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Thursday, 27 September, 2001, 02:50 GMT 03:50 UK
Pakistan refuses to open borders
Refugees at Chaman
Afghan refugees mass at the Pakistani border
Pakistan has said it will not open its border with Afghanistan to new refugees despite a plea by UN Secretary General Kofi Annan.

America has no reason, justification or evidence for attacking

Mullah Mohammad Omar
Only those Afghans with valid documents will be allowed into the country, officials said, citing security concerns.

In Kabul, the Taleban's supreme leader Mullah Mohammad Omar urged Afghans who had fled their homes to go back and said the possibility of a US attack had decreased.

"Therefore, all those [Afghans] who have been displaced internally or externally are instructed to return to their original place of residence," he said.

Pakistan's refugee minister Abbas Sarfraz Khan said the authorities would consider reopening the border if there was a humanitarian crisis.

Smuggled weapons seized at the border
Smuggled weapons seized at the border
The BBC's Susannah Price, in Islamabad, said Mr Khan did not go into details but said a US attack might trigger a huge wave of refugees.

The minister said Pakistan - which already has two million Afghan refugees - was in no condition to take more.

The United Nations is drawing up emergency plans to cope with up to a million Afghan refugees flooding into Pakistan in the event of an attack by the US-led coalition.

Aid agencies say that up to 20,000 refugees are massed on the Afghan-Pakistan border.

But the governor of Pakistan's North West Frontier Province says saboteurs might enter Pakistan posing as refugees, and launch attacks.

The governor said camps would be set up for any refugees who did manage to slip across the borders.

New camps

Officials from the UN High Commissioner for Refugees in Pakistan are surveying 75 possible refugee camp sites in the North West Frontier province and the tribal areas near the Afghan border.

Refugee with children in wheelbarrow
Refugees will use any transport - even a wheelbarrow
And the UN World Food Programme (WFP) has announced plans to resume deliveries of food aid into Afghanistan from Turkmenistan and Tajikistan.

The Americans are demanding that Osama Bin Laden - chief suspect behind the attacks in New York and Washington - be handed over unconditionally, but the ruling Taleban have refused.

Click here for map of Afghanistan

Refugees in Pakistan report chaos in Kabul as people rush to escape the expected attacks.

Thousands are also fleeing other areas they believe might be a US target, such as the Taleban stronghold of Kandahar in the south.

UN agencies are having difficulty finding out what is happening in Afghanistan because their international staff have left the country and the Taleban have banned the use of radios by the agencies' local staff.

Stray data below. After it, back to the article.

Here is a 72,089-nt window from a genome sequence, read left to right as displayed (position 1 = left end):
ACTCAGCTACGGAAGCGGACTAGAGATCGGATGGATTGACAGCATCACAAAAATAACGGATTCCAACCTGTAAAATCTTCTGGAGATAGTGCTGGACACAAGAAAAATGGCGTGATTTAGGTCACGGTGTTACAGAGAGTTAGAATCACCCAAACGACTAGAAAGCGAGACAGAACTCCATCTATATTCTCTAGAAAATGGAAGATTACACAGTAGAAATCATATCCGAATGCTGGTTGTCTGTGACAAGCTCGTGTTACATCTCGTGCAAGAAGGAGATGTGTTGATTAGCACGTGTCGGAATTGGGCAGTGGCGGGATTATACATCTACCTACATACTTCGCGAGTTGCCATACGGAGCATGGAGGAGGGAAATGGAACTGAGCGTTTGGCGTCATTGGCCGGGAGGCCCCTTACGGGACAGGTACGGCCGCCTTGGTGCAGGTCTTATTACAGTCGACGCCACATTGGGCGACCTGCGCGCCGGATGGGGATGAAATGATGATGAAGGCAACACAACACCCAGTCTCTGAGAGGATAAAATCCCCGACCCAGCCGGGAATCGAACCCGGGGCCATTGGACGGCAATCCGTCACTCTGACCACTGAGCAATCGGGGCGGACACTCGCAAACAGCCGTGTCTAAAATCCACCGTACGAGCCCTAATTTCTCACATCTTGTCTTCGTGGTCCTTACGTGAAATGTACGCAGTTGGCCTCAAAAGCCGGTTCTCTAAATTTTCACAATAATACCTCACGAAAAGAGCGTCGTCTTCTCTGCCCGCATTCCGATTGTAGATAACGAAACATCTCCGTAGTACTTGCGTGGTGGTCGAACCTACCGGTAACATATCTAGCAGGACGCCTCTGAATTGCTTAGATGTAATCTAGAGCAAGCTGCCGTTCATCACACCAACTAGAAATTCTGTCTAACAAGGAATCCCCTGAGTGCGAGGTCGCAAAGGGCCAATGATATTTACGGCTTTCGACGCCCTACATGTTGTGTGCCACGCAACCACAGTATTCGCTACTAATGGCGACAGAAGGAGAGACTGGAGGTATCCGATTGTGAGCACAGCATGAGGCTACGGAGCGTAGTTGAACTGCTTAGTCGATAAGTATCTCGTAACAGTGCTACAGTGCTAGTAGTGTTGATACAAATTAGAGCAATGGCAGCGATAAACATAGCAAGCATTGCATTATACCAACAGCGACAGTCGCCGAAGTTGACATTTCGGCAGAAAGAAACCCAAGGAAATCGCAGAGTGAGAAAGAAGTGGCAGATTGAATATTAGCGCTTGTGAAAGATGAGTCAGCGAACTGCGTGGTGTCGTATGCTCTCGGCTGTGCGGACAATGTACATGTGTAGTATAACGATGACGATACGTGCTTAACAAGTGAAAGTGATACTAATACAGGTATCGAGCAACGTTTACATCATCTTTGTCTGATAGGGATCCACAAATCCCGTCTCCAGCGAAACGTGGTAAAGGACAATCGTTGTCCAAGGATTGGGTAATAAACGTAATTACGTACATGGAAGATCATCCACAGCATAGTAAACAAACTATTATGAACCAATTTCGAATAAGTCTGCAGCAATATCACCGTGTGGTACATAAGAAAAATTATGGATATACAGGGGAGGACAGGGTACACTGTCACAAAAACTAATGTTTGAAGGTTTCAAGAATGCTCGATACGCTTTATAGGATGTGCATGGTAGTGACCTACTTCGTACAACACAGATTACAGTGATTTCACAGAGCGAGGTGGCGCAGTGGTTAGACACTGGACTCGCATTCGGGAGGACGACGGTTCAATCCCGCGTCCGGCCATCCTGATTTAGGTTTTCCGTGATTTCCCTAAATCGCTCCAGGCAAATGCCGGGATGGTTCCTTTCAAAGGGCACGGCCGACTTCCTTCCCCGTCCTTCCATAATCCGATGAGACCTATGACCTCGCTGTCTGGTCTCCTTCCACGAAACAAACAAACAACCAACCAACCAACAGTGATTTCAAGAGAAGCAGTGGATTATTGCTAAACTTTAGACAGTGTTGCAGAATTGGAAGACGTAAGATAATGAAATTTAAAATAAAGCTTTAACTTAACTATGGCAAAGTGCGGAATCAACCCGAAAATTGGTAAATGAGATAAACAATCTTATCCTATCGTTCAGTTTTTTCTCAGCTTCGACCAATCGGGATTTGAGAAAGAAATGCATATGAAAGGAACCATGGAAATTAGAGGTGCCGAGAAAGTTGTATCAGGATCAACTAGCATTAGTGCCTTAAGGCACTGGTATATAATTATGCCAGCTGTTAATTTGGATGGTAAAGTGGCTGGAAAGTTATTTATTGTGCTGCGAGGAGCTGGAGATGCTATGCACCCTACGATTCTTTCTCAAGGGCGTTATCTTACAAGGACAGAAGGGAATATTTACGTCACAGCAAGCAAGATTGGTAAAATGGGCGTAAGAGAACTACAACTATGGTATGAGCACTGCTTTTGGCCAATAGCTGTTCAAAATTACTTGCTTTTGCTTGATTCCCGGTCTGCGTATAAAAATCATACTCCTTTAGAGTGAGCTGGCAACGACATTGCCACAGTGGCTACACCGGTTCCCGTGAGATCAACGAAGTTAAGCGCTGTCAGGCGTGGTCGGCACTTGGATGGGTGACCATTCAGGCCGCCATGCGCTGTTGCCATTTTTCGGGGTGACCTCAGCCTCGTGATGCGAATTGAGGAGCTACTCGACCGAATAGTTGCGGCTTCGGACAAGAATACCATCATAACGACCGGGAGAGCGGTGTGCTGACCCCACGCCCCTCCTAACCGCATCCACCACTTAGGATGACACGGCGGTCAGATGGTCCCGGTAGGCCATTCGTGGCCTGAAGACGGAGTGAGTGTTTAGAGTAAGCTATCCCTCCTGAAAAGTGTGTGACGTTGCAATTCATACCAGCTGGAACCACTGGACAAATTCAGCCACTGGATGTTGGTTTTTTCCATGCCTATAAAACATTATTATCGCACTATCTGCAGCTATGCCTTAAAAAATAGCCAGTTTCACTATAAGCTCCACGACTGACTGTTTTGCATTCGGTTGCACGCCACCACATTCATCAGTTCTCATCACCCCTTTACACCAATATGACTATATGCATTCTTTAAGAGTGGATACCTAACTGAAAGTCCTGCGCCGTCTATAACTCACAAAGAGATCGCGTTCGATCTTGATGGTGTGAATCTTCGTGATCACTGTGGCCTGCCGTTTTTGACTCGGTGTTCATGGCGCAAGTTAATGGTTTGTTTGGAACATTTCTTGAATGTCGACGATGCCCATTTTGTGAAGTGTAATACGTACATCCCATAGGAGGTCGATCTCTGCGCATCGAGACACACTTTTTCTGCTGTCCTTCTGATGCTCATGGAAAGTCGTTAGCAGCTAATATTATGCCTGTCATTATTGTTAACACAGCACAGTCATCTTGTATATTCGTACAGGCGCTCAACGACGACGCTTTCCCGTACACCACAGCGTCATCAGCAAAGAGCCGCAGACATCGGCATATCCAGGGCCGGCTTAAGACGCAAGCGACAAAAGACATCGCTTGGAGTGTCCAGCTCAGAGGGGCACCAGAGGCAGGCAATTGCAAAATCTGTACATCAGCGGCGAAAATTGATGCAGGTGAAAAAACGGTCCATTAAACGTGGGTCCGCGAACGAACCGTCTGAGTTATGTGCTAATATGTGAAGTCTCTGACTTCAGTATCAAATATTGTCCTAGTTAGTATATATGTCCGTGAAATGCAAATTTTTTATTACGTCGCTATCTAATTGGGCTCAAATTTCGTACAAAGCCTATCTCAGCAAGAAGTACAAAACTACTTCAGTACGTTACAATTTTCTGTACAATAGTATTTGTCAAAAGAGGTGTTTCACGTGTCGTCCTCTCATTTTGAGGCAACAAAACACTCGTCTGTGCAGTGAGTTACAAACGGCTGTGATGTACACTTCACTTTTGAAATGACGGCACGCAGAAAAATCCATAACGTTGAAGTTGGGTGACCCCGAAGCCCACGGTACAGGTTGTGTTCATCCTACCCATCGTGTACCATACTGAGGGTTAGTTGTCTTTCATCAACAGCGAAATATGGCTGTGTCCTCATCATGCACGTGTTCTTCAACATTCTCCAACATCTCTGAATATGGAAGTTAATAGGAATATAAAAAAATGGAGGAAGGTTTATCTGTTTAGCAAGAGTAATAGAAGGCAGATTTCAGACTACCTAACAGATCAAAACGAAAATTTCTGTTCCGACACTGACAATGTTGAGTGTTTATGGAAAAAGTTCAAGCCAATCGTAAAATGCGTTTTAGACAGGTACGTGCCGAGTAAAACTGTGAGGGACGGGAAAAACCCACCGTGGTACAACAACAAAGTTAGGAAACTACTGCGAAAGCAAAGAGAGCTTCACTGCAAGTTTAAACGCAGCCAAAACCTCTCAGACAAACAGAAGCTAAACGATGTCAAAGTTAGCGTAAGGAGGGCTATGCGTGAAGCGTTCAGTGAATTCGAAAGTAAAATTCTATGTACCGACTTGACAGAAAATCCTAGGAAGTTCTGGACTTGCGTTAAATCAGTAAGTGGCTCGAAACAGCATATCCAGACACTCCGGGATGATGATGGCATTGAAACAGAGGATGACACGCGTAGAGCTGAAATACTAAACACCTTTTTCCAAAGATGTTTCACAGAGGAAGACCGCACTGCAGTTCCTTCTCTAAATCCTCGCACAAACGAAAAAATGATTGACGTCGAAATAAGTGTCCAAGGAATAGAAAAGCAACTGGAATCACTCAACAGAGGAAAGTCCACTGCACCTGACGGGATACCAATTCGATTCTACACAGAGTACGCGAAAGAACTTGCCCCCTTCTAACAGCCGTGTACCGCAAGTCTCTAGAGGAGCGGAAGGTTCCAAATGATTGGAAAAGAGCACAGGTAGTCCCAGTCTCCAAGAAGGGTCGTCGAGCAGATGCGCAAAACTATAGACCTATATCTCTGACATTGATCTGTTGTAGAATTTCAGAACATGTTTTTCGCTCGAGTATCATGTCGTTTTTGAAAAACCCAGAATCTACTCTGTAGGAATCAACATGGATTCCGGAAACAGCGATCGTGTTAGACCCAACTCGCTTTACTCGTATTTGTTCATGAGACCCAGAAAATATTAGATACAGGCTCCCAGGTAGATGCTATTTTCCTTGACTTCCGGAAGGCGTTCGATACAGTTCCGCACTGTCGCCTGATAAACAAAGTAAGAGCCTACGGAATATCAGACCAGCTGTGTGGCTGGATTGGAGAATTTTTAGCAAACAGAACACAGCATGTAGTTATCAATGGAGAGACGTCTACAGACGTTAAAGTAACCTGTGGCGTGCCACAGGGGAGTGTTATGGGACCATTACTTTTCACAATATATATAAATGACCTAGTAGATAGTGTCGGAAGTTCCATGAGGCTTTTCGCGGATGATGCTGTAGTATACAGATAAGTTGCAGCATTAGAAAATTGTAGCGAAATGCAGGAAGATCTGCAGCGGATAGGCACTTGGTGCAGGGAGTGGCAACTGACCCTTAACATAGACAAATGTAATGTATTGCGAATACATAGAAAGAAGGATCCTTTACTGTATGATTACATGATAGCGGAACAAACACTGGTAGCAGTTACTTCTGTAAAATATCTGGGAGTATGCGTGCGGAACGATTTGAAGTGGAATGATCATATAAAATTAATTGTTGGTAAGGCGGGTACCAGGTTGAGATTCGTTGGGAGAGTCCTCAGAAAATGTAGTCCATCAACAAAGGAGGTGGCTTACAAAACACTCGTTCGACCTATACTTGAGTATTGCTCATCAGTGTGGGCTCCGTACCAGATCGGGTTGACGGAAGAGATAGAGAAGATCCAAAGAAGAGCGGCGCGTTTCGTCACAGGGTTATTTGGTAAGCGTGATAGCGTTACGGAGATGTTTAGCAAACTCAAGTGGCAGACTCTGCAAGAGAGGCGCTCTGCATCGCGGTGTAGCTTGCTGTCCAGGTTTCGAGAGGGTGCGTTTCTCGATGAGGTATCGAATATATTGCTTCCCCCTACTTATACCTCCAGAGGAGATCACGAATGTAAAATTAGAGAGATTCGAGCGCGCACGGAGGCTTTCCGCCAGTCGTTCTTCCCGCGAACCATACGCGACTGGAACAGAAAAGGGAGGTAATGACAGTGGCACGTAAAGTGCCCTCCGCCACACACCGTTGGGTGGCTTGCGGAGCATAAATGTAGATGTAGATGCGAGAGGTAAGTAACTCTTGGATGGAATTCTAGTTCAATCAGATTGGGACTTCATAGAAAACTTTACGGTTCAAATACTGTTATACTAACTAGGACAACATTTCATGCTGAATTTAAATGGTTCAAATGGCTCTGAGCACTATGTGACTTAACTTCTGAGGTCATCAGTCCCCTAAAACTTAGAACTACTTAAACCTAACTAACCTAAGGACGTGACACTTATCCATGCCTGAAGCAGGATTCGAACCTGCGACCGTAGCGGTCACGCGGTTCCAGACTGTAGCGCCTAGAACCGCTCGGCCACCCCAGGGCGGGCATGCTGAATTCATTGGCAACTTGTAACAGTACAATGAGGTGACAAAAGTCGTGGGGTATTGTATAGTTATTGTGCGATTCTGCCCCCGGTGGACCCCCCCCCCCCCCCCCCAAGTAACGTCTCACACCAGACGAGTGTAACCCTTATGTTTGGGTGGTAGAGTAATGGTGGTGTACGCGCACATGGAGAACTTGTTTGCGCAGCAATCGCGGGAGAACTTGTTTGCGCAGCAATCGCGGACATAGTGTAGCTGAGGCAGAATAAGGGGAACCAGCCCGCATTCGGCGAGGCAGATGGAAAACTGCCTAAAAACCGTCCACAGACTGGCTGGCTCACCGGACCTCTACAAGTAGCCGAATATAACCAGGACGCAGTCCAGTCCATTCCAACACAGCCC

Border stays closed

There are an estimated 3.5 million Afghan refugees already living in Iran and Pakistan and at least a million more displaced inside Afghanistan.

Conditions at the camps are poor
Conditions at the camps are poor

Under the worst conditions, the number of people inside Afghanistan requiring UN aid could rise to 7.5 million, according to Ross Mountain, the UN head of humanitarian coordination.

The UNHCR hopes to have the first new refugee camp up and running within 10 days.

The United Nations is planning an international appeal to raise funds for the refugees and officials say it will be one of the largest appeals in the organisation's history.

Kofi Annan said the international community should send "swift and generous help" to ensure that the thousands of Afghan refugees do not overburden neighbouring states.

Food shipments

In an effort to prevent starvation among refugees, the WFP has agreed to resume food shipments to northern and western Afghanistan on a trial basis, for the first time since the 11 September attacks on New York and Washington.

Deteriorating security conditions and lack of commercial transport prompted the WFP - the main food aid agency in the country - to suspend food shipments to Afghanistan on 12 September.

But it says, despite this, shipments will now resume to those areas where security is relatively stable, local transport is available and aid workers are present on the ground to oversee distribution.

The WFP estimates that about 1.6 million Afghans will run out of food if they do not receive additional supplies.


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The BBC's Emil Petrie
"Food supplies are limited and winter is just around the corner"
Rupert Colville, UN Refugee Agency
"At least the most vulnerable should be let through"
See also:

11 Jan 01 | South Asia
Afghan refugees' unending plight
22 Sep 01 | South Asia
Pakistan's fear of refugee flood
24 Sep 01 | South Asia
Taleban retreat in heavy fighting
25 Sep 01 | South Asia
Pakistan warns of Afghan instability
25 Sep 01 | South Asia
The wild border town of Quetta
26 Sep 01 | South Asia
Afghans place hopes in UN
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